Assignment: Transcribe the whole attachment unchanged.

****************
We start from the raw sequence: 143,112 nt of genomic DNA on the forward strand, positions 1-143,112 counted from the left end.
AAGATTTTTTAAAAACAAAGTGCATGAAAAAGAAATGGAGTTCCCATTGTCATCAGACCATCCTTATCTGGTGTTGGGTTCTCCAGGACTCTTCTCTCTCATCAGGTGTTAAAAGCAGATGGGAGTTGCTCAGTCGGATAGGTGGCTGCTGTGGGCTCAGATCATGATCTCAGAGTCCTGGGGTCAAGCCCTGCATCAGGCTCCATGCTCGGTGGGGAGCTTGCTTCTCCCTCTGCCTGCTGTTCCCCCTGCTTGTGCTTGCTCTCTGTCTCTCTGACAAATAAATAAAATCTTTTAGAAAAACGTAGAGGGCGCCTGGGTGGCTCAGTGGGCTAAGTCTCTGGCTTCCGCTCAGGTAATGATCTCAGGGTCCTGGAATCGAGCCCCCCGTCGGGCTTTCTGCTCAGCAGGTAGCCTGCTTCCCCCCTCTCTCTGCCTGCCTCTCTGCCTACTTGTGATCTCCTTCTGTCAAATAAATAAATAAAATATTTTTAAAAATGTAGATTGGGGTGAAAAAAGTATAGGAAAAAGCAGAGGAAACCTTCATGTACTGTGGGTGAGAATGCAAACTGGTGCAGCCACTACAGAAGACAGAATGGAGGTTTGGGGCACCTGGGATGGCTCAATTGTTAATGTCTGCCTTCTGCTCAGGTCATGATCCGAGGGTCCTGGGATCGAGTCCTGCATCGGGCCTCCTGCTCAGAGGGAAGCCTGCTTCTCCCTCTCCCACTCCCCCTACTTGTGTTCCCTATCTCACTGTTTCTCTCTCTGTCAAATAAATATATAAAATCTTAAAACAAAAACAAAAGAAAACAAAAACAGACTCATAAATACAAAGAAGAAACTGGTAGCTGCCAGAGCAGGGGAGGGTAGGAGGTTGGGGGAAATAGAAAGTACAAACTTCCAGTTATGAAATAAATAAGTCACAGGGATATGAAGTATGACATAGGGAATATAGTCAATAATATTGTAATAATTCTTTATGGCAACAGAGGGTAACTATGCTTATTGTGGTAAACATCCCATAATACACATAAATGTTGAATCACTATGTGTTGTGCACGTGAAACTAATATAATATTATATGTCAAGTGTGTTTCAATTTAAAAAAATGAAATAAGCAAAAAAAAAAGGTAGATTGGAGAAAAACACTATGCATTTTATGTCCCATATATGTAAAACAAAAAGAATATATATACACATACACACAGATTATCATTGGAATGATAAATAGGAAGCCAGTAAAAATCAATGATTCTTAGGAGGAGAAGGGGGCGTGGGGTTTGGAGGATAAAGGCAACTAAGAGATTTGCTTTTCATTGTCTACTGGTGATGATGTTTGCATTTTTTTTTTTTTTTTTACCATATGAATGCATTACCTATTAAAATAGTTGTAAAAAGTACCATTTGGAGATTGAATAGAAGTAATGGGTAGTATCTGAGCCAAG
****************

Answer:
We start from the raw sequence: 143,112 nt of genomic DNA on the forward strand, positions 1-143,112 counted from the left end.
AAGATTTTTTAAAAACAAAGTGCATGAAAAAGAAATGGAGTTCCCATTGTCATCAGACCATCCTTATCTGGTGTTGGGTTCTCCAGGACTCTTCTCTCTCATCAGGTGTTAAAAGCAGATGGGAGTTGCTCAGTCGGATAGGTGGCTGCTGTGGGCTCAGATCATGATCTCAGAGTCCTGGGGTCAAGCCCTGCATCAGGCTCCATGCTCGGTGGGGAGCTTGCTTCTCCCTCTGCCTGCTGTTCCCCCTGCTTGTGCTTGCTCTCTGTCTCTCTGACAAATAAATAAAATCTTTTAGAAAAACGTAGAGGGCGCCTGGGTGGCTCAGTGGGCTAAGTCTCTGGCTTCCGCTCAGGTAATGATCTCAGGGTCCTGGAATCGAGCCCCCCGTCGGGCTTTCTGCTCAGCAGGTAGCCTGCTTCCCCCCTCTCTCTGCCTGCCTCTCTGCCTACTTGTGATCTCCTTCTGTCAAATAAATAAATAAAATATTTTTAAAAATGTAGATTGGGGTGAAAAAAGTATAGGAAAAAGCAGAGGAAACCTTCATGTACTGTGGGTGAGAATGCAAACTGGTGCAGCCACTACAGAAGACAGAATGGAGGTTTGGGGCACCTGGGATGGCTCAATTGTTAATGTCTGCCTTCTGCTCAGGTCATGATCCGAGGGTCCTGGGATCGAGTCCTGCATCGGGCCTCCTGCTCAGAGGGAAGCCTGCTTCTCCCTCTCCCACTCCCCCTACTTGTGTTCCCTATCTCACTGTTTCTCTCTCTGTCAAATAAATATATAAAATCTTAAAACAAAAACAAAAGAAAACAAAAACAGACTCATAAATACAAAGAAGAAACTGGTAGCTGCCAGAGCAGGGGAGGGTAGGAGGTTGGGGGAAATAGAAAGTACAAACTTCCAGTTATGAAATAAATAAGTCACAGGGATATGAAGTATGACATAGGGAATATAGTCAATAATATTGTAATAATTCTTTATGGCAACAGAGGGTAACTATGCTTATTGTGGTAAACATCCCATAATACACATAAATGTTGAATCACTATGTGTTGTGCACGTGAAACTAATATAATATTATATGTCAAGTGTGTTTCAATTTAAAAAAATGAAATAAGCAAAAAAAAAAGGTAGATTGGAGAAAAACACTATGCATTTTATGTCCCATATATGTAAAACAAAAAGAATATATATACACATACACACAGATTATCATTGGAATGATAAATAGGAAGCCAGTAAAAATCAATGATTCTTAGGAGGAGAAGGGGGCGTGGGGTTTGGAGGATAAAGGCAACTAAGAGATTTGCTTTTCATTGTCTACTGGTGATGATGTTTGCATTTTTTTTTTTTTTTTTACCATATGAATGCATTACCTATTAAAATAGTTGTAAAAAGTACCATTTGGAGATTGAATAGAAGTAATGGGTAGTATCTGAGCCAAG